the review site with a difference since 1999
Bernie Sanders confirms: 'I am Larry David'...
Breaking News: James Corden to Host the 2016 Tony Award...
Marty Balin Remembers Paul Kantner: 'He and I Opened Ne...
House of Cards season 5 renewal announced, showrunner B...
Joseph Fiennes plays Michael Jackson in British TV 'roa...
Nate Parker's 'The Birth of a Nation' a powerful film...
Chris Rock, Oscar host who really seems to hate the Osc...
Matt Damon Praises The Oscars For Voting Process Change...
Watch Iggy Pop, Josh Homme Debut 'Gardenia' on 'Colbert...
Charlotte Rampling Talks Oscar Diversity Controversy ...
Warner Home Video presents
"All I want is to enter my house justified."
DVD ReviewRide the High Country is a smashingly good movie. In his sophomore effort as a feature-film director, Sam Peckinpah tells a striking story about honor and redemption. This is a grand western in every sense, playing with the genre's conventions while simultaneously honoring them. The film is sort of a last hoorah for the traditional western film, made right before the spaghetti westerns; Peckinpah drives the genre in another direction and makes for a helluva ride.
Steve Judd (Joel McCrea) rides into town where everybody is out in force, eagerly anticipating someone's arrival. Once a famous lawman, Steve assumes the townsfolk are paying him tribute, but the script by N.B. Stone, Jr. quickly turns the tables as the assembly instead yell at this old man who is interrupting a horse race. It's a lovely scene to start the film, quietly introducing our hero as a man long forgotten by the very people he once protected.
Joining forces with his old partner, Gil Westrum (Randolph Scott), Steve agrees to transport gold for the local bank. Gil is Steve's polar opposite, selling his honor to the masses as a lowly carnival shooting attraction. Riding together, the grizzled men are accompanied by Gil's pupil, Heck Longtree (Ron Starr), on a journey through rugged terrain to secure the bank's gold from a mine. The rather mundane task is complicated, however, when the three men happen upon the Knudsen's isolated residence. The radiant Elsa (Mariette Hartley) suffers under her domineering father (R.G. Armstrong), who refuses to let her marry one of the miners. After catching Elsa and Heck in an intimate conversation, Papa Knudsen strikes her and the green Elsa joins Steve's caravan.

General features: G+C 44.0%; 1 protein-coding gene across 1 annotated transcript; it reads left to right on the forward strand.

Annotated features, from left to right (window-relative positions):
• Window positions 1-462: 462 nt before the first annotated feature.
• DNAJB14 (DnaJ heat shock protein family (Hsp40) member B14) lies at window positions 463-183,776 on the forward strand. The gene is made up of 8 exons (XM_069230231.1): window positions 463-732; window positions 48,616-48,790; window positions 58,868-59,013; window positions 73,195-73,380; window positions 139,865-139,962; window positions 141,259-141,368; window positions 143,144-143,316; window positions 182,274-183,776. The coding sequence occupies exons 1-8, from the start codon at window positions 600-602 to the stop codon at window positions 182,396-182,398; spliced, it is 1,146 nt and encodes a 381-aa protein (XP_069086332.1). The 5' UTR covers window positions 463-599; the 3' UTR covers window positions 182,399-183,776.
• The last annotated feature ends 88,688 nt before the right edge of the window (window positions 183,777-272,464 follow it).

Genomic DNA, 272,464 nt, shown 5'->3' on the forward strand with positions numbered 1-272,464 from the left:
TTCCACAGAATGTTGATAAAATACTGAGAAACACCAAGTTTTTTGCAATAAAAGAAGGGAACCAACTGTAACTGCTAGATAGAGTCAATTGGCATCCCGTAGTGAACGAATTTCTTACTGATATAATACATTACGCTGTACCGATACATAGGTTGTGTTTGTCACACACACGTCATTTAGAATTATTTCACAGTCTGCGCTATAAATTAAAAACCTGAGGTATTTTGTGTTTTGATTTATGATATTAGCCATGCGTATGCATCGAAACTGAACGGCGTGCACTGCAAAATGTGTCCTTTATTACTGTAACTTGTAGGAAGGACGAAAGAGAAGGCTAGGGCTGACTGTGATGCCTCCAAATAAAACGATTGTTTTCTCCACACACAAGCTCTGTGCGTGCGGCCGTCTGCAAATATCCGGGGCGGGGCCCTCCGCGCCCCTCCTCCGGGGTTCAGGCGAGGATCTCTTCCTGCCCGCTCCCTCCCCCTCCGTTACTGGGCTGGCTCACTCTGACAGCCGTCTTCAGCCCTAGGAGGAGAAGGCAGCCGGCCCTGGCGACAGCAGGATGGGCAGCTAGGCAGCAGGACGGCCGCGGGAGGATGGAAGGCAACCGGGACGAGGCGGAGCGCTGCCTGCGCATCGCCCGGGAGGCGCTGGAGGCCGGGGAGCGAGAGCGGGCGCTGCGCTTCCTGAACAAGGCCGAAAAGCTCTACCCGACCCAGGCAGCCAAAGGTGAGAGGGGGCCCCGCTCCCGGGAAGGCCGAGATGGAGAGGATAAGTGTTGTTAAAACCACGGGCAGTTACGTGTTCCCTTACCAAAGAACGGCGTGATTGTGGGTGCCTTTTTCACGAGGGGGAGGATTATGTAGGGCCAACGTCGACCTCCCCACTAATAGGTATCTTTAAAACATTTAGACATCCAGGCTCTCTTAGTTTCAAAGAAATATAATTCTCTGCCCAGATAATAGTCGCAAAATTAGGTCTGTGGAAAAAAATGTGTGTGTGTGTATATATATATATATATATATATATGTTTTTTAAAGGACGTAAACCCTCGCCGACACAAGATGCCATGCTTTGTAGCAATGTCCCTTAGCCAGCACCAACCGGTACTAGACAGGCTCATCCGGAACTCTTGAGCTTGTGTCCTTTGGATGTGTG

The script is largely a character piece, not so much interested in plot as in the quiet exchanges between Gil and Steve. This job represents a return to manhood for Steve, but Gil is bitter over being unappreciated for his work and hopes to convince Steve to steal the money with him. As their intentions come to a head, Elsa foolishly marries the detestable Billy Hammond (James Drury) and finds herself victimized by his brother's attempts at rape. What plays out from this point on is true to the genre, but Peckinpah's direction is somewhat subversive. I don't want to spoil the film's concluding act, but the characters don't behave like a John Wayne hero. Steve is a passive figure, but his nobility effects all those around him. Gil's intentions may be understandable, but his actions vary between commendable and criminal.
Ride the High Country is a visceral experience, featuring gorgeous cinematography by Lucien Ballard. His CinemaScope visuals strike all the familiar notes of the western, with great vistas of America's national forests and stunning compositions of the actors. There's a gritty quality to the film's look, especially evident in the mining town. It's tough to imagine Howard Hawks making a film like this. Where most directors would treat the script with restraint, Peckinpah pushes the boundaries. Tracking shots of the actors place the audience right into the heart of the gunfights and the editing emphasizes certain actions to make the various confrontations more powerful than they would be in a master shot. Apart from being over-scored—a fault that can be attributed to the studio monkeying around in post-production—the filmmaking is incredibly fresh even today.